Further up in the queue, things were getting nasty. A tall journalist called a short journalist out for line-jumping. The short journalist did what journalists of all heights do, and claimed the spot was being held by a friend. The friend gave a noncommittal shrug, which basically read “I dunno if I’d call us ‘friends’ — I know this guy, but I’m not gonna take a punch for him,” and looked away. Chatter, fights, the clicking of camera phones, the murmur of prayers to God and the cinema staff. Suddenly, the doors opened and with the hive mind of a shoal of fish, the entire back half of the line that had folded back on itself two or three times, simply turned to face front, leaving me, all of a sudden, exactly last in line.
Observing the mill in the lineup for Berlin International Film Festival premiere of “Fifty Shades Of Grey,” and fearing for my face, which is my fortune, my fight-or-flight instinct edged toward “flight” and I emailed HQ: “Don’t think I’m going to get in.”
But get in I did, despite me not even pushing very much at all. It later turned out that more frantic hordes were being held downstairs — reportedly, the police came to calm the near-riot after the doors closed. I write all of this preamble because I remember more about it than anything in the movie. Even during the screening I found my attention constantly sliding off of the film and its perfectly frictionless, Teflon surfaces. Thankfully, Rodrigo wrote our review (which you can read here) — which is good, because at least he could muster the energy to hate it. I didn’t quite hate it, perhaps due to the same (false, but prevalent) impulse of many critics who, at the last minute, attempted to read the book like I did, to forgive the film a percentage of its shitness because it’s significantly less shit than the book.
Similar to its even-worse progenitor, the “Twilight” series, to which it bears uncanny resemblance (though here we have the “affliction” of BDSM, rather than vampirism, standing for the Beast Inside that will keep our star cross’d lovers apart) even to the point of locking in a male lead who seems to have instantly developed a loathing for the material that’s going to make him a star, lame ol’ “Fifty Shades of Grey” is a more fun film to have watched than to watch. The arguments around the phenomenon and its $240m opening weekend, have been almost as heated as those outside the press screening, though with fewer teeth lost. Is it good? Is it bad? What does it say about the world?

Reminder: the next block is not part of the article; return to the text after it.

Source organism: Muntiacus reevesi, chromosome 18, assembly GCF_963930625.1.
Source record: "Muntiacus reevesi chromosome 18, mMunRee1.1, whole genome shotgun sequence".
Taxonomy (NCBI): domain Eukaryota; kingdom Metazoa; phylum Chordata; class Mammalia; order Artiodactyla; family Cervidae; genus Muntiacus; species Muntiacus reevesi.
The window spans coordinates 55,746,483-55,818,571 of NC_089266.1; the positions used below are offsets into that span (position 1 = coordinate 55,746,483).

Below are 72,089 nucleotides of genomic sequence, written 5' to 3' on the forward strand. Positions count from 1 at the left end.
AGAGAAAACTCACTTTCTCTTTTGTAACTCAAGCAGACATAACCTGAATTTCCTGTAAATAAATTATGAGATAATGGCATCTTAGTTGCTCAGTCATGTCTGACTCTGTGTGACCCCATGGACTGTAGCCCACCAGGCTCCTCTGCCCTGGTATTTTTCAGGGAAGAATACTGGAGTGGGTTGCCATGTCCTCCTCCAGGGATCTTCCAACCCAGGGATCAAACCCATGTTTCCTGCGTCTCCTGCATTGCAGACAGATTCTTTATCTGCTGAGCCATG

I had exactly three thoughts of any critical value while I watched ‘Fifty Shades,’ and I’ve enjoyed seeing variations on them bob to the surface in the days since its release. The first was about that book-to-screen transformation, and the ways the movie team went about depriving the circling vultures (like me, ’tis true) of a good snigger and some easy snark while we peppered our reviews with “Holy Crap!”s and merengue-ing “inner goddess”es. Firstly, of course, they dispensed with that awful interior monologue, retaining only the odd howler in the dialogue, and even then having Jamie Dornan deliver the worst one — “I’m fifty shades of fucked up!” — with his back to the camera, so we can’t see his lips move. (Because clearly they knew it would take six days in post in a recording studio to be able to get a clean read of that line). Screenwriter Kelly Marcel also wrote a tiny soupcon of spirit into E.L. James‘ excruciatingly dull-witted conception of Ana, which was then gamely mined by Dakota Johnson. Under the tutelage of Sam Taylor-Johnson, (let’s dole out the faint praise where it’s due) D. Johnson has a bead on the character as someone who would be very unlikely to inwardly shout “Double Crap!” at the height of orgasm.
The second thing that struck me was the fervidly capitalist/consumerist bent of the whole endeavor, by which the skeevy, stalkerish elements of Grey’s predilections are obliterated, or in fact transformed into turn-ons, because he is a